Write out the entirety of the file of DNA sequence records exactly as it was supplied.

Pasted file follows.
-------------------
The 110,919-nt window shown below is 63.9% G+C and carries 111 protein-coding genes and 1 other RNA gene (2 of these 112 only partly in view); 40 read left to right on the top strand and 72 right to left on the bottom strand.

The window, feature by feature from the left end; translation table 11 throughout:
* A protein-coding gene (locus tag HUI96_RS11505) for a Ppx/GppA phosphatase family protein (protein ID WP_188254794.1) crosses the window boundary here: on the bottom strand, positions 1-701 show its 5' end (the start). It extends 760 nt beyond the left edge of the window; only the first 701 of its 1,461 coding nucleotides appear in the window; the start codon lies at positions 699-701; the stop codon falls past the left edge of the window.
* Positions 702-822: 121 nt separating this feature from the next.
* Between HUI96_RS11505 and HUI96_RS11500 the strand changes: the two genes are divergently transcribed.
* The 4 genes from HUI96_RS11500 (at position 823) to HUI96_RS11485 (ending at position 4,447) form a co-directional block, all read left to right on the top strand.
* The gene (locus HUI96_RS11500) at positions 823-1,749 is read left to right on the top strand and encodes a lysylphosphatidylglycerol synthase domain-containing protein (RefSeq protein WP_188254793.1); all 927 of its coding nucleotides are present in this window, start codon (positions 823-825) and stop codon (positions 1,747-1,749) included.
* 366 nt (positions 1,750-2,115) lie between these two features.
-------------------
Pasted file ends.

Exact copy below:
The 110,919-nt window shown below is 63.9% G+C and carries 111 protein-coding genes and 1 other RNA gene (2 of these 112 only partly in view); 40 read left to right on the top strand and 72 right to left on the bottom strand.

The window, feature by feature from the left end; translation table 11 throughout:
* A protein-coding gene (locus tag HUI96_RS11505) for a Ppx/GppA phosphatase family protein (protein ID WP_188254794.1) crosses the window boundary here: on the bottom strand, positions 1-701 show its 5' end (the start). It extends 760 nt beyond the left edge of the window; only the first 701 of its 1,461 coding nucleotides appear in the window; the start codon lies at positions 699-701; the stop codon falls past the left edge of the window.
* Positions 702-822: 121 nt separating this feature from the next.
* Between HUI96_RS11505 and HUI96_RS11500 the strand changes: the two genes are divergently transcribed.
* The 4 genes from HUI96_RS11500 (at position 823) to HUI96_RS11485 (ending at position 4,447) form a co-directional block, all read left to right on the top strand.
* The gene (locus HUI96_RS11500) at positions 823-1,749 is read left to right on the top strand and encodes a lysylphosphatidylglycerol synthase domain-containing protein (RefSeq protein WP_188254793.1); all 927 of its coding nucleotides are present in this window, start codon (positions 823-825) and stop codon (positions 1,747-1,749) included.
* 366 nt (positions 1,750-2,115) lie between these two features.